Eats Everything: “I’m a very lucky boy”

DJ/producer and co-owner of the Bamboo Music record label Duane BG spoke to one of the UK’s breakout stars, Eats Everything, for inthemix ahead of his upcoming Australian tour. Duane tracked down the studio whiz otherwise known as Daniel Pearce to talk about growing up in Bristol, his early influences and how he broke through the ranks with inescapable dancefloor burner Entrance Song.

Did you play an instrument growing up? At what point did you realise you wanted to start DJing?

I kind of played the drums for a little while but got into DJing aged 12 in 1992 so gave up the drums pretty quickly. I was drawn to that world by a friend’s older brother who had a set of 1200s. I had a go and could do it straight away so wanted to really give it a proper go.

I was massively into and still am into jungle and hardcore. It’s what I grew up with and I still love it today (the old stuff, not the modern stuff). I then started listening to house and discovered Murk, Armand Van Helden and all the Strictly Rhythm stuff in about 1994 and my obsession grew from there, really. The fusion of different genres is something I am massively into, as variety is the spice of life.

Some of the most celebrated artists in underground dance music culture, including Massive Attack, Roni Size, DJ Die and Nick Warren, have all come from Bristol. How strong is your connection to the city’s history? Do you feel any pressure to keep up a tradition?

I don’t feel pressure to carry the baton as it were, as Bristol will always be a great musical city regardless of what I do. At the end of the day, it is just a place where a lot of good music has come from, but it will always be that way regardless of what I or any of the other ‘newcomers’ do. We don’t sit around and discuss, “What shall we do next?”

We just make the music we make and hope that people enjoy it. I am very lucky to come from a city like Bristol because it has a spotlight on it, and if you can step up to the plate, do something that enough people are into then you will get a break, moreso than being from another city with less heritage musically. I am a lucky boy to be in this position and I am gonna do my best to stay in it.

To many it may seem that your rise to success seemingly happened overnight. However, you’ve been hard at it for years. Can you explain the journey that led up to Entrance Song?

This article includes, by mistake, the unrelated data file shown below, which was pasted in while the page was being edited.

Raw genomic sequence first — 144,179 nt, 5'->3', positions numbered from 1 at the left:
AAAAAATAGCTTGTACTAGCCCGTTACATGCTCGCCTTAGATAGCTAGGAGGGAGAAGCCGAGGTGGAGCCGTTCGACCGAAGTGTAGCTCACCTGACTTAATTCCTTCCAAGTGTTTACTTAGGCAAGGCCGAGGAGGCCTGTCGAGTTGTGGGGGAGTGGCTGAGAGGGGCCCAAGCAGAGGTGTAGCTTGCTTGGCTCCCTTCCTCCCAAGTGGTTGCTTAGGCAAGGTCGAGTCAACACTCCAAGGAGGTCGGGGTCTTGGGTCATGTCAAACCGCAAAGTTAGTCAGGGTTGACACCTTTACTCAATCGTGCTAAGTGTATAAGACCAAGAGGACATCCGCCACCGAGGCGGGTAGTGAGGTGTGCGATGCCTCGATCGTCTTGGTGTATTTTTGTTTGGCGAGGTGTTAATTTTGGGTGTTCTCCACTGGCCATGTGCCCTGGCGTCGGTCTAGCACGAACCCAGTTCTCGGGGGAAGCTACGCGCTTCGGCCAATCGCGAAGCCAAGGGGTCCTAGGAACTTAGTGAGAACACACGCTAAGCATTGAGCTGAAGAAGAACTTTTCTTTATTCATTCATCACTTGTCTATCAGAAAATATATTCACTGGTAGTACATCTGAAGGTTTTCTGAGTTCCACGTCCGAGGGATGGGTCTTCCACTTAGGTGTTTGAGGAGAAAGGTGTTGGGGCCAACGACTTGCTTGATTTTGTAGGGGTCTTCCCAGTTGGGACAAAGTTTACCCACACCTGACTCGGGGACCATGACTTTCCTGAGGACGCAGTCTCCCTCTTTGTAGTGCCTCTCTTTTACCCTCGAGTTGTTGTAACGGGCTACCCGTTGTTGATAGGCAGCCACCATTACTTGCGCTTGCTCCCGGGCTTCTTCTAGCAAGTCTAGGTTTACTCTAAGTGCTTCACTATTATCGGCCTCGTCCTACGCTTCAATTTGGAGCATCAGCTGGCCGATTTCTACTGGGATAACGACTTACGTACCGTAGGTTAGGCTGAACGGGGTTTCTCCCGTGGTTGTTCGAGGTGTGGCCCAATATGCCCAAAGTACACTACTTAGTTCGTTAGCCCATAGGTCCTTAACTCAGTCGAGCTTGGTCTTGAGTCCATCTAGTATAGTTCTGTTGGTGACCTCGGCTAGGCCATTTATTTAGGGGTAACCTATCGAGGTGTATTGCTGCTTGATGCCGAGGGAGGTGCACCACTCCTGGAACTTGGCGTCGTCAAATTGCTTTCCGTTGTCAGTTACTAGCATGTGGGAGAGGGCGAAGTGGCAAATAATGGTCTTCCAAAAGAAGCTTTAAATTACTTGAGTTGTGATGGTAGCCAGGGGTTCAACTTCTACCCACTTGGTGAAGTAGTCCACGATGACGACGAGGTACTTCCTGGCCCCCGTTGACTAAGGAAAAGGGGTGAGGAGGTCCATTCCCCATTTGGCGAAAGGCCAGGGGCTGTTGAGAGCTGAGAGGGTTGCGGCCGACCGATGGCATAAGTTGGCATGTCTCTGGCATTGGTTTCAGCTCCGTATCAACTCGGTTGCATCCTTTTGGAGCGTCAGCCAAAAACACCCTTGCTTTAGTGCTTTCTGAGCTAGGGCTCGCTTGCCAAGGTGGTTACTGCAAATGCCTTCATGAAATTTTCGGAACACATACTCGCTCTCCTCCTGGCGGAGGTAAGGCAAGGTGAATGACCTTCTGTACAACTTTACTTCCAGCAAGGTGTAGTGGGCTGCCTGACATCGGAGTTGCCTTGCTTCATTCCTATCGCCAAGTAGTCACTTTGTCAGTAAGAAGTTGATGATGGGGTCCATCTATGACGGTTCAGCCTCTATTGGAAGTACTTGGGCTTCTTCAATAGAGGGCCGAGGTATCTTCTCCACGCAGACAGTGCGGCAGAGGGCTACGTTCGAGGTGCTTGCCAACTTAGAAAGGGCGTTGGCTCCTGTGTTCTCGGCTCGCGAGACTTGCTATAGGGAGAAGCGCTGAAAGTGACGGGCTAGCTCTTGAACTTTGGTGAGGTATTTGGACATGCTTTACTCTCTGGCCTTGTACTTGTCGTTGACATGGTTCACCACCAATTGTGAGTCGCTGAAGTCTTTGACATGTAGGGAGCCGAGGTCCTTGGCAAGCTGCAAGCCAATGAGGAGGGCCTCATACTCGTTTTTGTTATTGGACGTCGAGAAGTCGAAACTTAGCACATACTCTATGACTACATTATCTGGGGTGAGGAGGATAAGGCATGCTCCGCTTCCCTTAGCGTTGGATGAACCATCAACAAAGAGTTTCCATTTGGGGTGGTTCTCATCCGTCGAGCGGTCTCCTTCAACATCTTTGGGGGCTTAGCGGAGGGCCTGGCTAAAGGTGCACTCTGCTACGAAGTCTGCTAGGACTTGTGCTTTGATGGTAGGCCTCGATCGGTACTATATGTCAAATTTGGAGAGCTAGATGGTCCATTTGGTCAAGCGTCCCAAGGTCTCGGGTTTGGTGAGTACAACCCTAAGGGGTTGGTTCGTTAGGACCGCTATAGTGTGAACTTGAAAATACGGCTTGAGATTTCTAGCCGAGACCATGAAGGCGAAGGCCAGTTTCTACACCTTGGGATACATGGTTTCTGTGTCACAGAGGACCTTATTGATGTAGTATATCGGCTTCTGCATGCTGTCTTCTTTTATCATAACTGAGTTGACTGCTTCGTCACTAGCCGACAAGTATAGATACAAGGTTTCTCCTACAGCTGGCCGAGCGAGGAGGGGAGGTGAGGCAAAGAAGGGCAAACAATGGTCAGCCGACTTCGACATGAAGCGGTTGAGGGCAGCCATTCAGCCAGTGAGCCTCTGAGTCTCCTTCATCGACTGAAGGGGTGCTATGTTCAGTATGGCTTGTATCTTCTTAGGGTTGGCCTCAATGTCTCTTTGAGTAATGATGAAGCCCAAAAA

I am a pretty normal bloke and am quite matter-of-fact, so I don’t consider what I have experienced in my life a ‘journey’ as such. I am the same as any other person. I did all the shitty jobs but had a major passion for one thing and concentrated on that as much as I could, jobs permitting.

I spent a lot of hours in the studio and playing in clubs in the South West for little or no money for 14 years and was fortunate enough to make a record that was picked up by a great label, and was played by many of my now peers that I looked up to. It was all, and still is, very surreal. I don’t believe in things happening for a reason or fate, I just believe that if you really want something and you work hard enough at it, eventually you will get there. Again, I am a very, very lucky boy.

Once Entrance Song was released some crazy things happened. Can you take us through the period of time?

Everything just went bang. Suddenly I had a booking agent, management and it goes crazy. When the Essential Mix thing came through I was gob-smacked, especially as it was a live one. It was a nerve-wracking experience but one I will never ever forget!

Which of the records you have produced is your favourite and why?

My favourite record I have made is probably The Withywood Walk which is a recent one and not one of my most popular. The reason it’s my favourite is that I spent about six hours on making the perfect kick drum for that style of track, so it’s technically my best to date. I also am very proud of my rework of Basement Jaxx’s Flylife Xtra as I made it completely from scratch, sampled the track they sampled and really went to town on it.

This is set to be your debut tour in Australia, Are you excited and what can we expect from you on this trip?

Very excited to come to Australia; I have heard it’s great. The food is meant to be awesome as well. As to what to expect from me, a lot of bouncing around, and a mish-mash of what I consider to be great music. And a big smile!

Eats Everything tour dates:

Wednesday 24 April – Shape, Perth

Thursday 25 April – Brown Alley, Melbourne

Friday 26 April – The Met, Brisbane

Saturday 27 April – Ivy Garden Party, Sydney